summary columns offering world news and business news which provide the

two-minute reader with the items of greatest interest.



The summary columns also actually serve, for the first time, as a guide

to the contents inside, highlighting relevant articles to international

readers.



Inside there are more changes. One criticism of the FT here is that it

has not given enough day-to-day coverage of the US business market. So,

unsurprisingly, it has increased US news. But not in competition with

the Wall Street Journal.



While the Wall Street Journal provides analysis of the US market, the FT

highlights the international relevance of the actions of US companies.

US global business leaders can get more coverage of the important Latin

American region. Unlike the UK, where business tends to be involved with

Europe, Latin America is a key focal point for the Americans.



One other area the FT believes can be exported with some adaptation is

the popular Lex Column, which offers short analytical takes on the day’s

business news. An American Lex columnist has been appointed. It could

have great potential here: Americans, used to press reliance on

authoritative quotations and figures to support an article’s

conclusions, may find they enjoy the more personal style of FT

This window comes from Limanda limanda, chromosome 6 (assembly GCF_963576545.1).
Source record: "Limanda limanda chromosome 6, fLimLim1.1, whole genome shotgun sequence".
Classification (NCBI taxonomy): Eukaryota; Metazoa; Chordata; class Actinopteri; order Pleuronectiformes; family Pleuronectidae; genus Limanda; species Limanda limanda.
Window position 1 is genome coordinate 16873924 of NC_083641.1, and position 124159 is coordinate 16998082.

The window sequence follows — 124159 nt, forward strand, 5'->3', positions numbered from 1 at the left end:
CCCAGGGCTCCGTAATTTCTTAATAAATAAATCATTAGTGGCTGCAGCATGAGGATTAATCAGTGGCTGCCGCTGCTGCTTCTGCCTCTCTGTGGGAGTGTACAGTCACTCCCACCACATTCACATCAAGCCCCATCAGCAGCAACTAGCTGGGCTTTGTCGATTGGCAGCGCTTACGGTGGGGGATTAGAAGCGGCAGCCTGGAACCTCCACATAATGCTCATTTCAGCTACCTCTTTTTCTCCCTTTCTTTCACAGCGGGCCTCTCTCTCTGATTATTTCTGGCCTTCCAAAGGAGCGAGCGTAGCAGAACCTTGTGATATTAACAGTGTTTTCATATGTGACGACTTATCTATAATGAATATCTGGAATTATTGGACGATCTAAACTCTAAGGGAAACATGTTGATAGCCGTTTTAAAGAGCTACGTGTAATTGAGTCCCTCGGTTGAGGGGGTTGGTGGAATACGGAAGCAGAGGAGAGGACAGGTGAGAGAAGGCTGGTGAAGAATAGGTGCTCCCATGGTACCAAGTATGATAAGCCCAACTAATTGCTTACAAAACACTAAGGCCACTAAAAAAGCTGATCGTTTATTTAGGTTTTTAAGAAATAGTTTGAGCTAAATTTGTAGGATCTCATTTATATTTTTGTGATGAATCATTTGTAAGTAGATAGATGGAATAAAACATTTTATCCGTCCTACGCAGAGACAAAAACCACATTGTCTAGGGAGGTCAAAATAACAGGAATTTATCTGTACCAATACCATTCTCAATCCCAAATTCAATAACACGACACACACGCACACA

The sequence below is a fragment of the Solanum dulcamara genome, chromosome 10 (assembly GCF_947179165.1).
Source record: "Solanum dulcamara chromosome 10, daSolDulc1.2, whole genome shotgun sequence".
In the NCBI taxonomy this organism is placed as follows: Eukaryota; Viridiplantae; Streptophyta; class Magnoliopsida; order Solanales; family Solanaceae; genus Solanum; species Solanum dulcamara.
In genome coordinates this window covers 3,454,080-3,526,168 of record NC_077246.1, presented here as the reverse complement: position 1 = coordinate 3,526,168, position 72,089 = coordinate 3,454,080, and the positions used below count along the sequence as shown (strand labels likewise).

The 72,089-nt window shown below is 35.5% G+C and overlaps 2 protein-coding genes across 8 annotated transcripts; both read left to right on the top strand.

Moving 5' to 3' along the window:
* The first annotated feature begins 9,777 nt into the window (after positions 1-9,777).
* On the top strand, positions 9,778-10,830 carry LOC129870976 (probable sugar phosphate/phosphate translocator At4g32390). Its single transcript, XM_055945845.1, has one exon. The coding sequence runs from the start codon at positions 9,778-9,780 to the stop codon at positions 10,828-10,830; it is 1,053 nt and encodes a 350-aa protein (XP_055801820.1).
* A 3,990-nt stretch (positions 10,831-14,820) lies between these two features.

editorial.



So, what are the chances of the FT achieving its modest goals? Extremely

high, given its unique positioning and rich heritage placed in context

with a growing global-minded US business environment. I think it could

be a slow process: the FT is an unfamiliar pink paper written in an

unfamiliar style. Many will need time to get used to it.



To succeed, the FT must tap into the mindset of this rare group of US

’internationalists’. It should not forget its role as a complement to

other publications that have served a need for many years.



The bigger question, one that is particularly pertinent to advertisers,

is this: will achieving its modest goals be sufficient for the FT to be

deemed successful here in the US, where numbers are huge? Analysts are

sceptical about the depth of commitment from Pearson (the FT’s parent

company) in relation to its US ambitions and this may be reflected in

the FT’s small target and cash injection. The FT’s two production sites

are in New Jersey and California, so readers may encounter late

delivery.



By contrast, the Wall Street Journal is printed in 17 plants across the

country meaning early delivery almost everywhere. And at dollars 1.50 a

copy at newsstand, the FT costs twice as much as the Wall Street

Journal.



Creating an elitist appeal much like the Economist could work - it has

been so successful here that US circulation is double that of the

UK.



The FT to a UK businessman is something more than the sum of its

parts.



It really is all about belonging to a club to which you have to earn

right of membership. And part of earning that right is being a

successful businessperson.



Equally, in the US, the FT could be missing a trick if it doesn’t tap

into that delightfully British ’snob’ value. As an Englishman in New

York, unsurprisingly, I wish it well.